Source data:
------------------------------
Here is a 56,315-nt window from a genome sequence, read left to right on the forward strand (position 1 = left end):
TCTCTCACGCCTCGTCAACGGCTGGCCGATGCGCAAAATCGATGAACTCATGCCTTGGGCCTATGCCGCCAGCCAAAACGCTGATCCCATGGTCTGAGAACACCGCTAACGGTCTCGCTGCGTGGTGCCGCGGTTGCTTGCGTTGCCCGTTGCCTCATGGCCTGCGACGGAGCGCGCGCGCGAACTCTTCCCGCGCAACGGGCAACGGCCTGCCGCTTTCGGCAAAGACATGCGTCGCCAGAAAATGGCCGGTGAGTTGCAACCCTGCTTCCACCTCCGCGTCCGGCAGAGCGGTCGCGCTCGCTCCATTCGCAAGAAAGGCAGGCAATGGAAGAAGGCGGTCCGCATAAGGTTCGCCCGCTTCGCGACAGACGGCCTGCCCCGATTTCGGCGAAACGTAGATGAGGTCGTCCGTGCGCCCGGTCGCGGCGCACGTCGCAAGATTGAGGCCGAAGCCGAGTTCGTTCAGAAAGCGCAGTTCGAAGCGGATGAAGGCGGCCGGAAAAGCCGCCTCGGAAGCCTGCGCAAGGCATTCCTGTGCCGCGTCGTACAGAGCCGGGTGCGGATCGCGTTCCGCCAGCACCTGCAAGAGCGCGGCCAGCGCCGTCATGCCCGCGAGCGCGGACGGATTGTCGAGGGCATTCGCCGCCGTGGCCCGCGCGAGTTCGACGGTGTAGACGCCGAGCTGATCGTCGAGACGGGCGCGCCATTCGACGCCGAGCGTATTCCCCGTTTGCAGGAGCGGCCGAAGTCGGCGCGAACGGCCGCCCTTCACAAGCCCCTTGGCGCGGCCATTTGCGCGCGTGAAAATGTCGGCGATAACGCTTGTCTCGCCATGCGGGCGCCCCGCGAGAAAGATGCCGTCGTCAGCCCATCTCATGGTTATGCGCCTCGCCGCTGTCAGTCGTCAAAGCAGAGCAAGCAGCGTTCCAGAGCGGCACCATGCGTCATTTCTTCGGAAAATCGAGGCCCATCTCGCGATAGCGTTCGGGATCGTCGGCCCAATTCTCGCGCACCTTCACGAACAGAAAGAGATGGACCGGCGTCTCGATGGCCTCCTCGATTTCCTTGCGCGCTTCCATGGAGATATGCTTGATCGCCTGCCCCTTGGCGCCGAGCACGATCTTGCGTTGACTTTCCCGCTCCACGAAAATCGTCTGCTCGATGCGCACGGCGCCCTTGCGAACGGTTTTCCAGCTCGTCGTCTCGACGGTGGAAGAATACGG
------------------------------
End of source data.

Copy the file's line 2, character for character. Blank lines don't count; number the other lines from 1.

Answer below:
TCTCTCACGCCTCGTCAACGGCTGGCCGATGCGCAAAATCGATGAACTCATGCCTTGGGCCTATGCCGCCAGCCAAAACGCTGATCCCATGGTCTGAGAACACCGCTAACGGTCTCGCTGCGTGGTGCCGCGGTTGCTTGCGTTGCCCGTTGCCTCATGGCCTGCGACGGAGCGCGCGCGCGAACTCTTCCCGCGCAACGGGCAACGGCCTGCCGCTTTCGGCAAAGACATGCGTCGCCAGAAAATGGCCGGTGAGTTGCAACCCTGCTTCCACCTCCGCGTCCGGCAGAGCGGTCGCGCTCGCTCCATTCGCAAGAAAGGCAGGCAATGGAAGAAGGCGGTCCGCATAAGGTTCGCCCGCTTCGCGACAGACGGCCTGCCCCGATTTCGGCGAAACGTAGATGAGGTCGTCCGTGCGCCCGGTCGCGGCGCACGTCGCAAGATTGAGGCCGAAGCCGAGTTCGTTCAGAAAGCGCAGTTCGAAGCGGATGAAGGCGGCCGGAAAAGCCGCCTCGGAAGCCTGCGCAAGGCATTCCTGTGCCGCGTCGTACAGAGCCGGGTGCGGATCGCGTTCCGCCAGCACCTGCAAGAGCGCGGCCAGCGCCGTCATGCCCGCGAGCGCGGACGGATTGTCGAGGGCATTCGCCGCCGTGGCCCGCGCGAGTTCGACGGTGTAGACGCCGAGCTGATCGTCGAGACGGGCGCGCCATTCGACGCCGAGCGTATTCCCCGTTTGCAGGAGCGGCCGAAGTCGGCGCGAACGGCCGCCCTTCACAAGCCCCTTGGCGCGGCCATTTGCGCGCGTGAAAATGTCGGCGATAACGCTTGTCTCGCCATGCGGGCGCCCCGCGAGAAAGATGCCGTCGTCAGCCCATCTCATGGTTATGCGCCTCGCCGCTGTCAGTCGTCAAAGCAGAGCAAGCAGCGTTCCAGAGCGGCACCATGCGTCATTTCTTCGGAAAATCGAGGCCCATCTCGCGATAGCGTTCGGGATCGTCGGCCCAATTCTCGCGCACCTTCACGAACAGAAAGAGATGGACCGGCGTCTCGATGGCCTCCTCGATTTCCTTGCGCGCTTCCATGGAGATATGCTTGATCGCCTGCCCCTTGGCGCCGAGCACGATCTTGCGTTGACTTTCCCGCTCCACGAAAATCGTCTGCTCGATGCGCACGGCGCCCTTGCGAACGGTTTTCCAGCTCGTCGTCTCGACGGTGGAAGAATACGG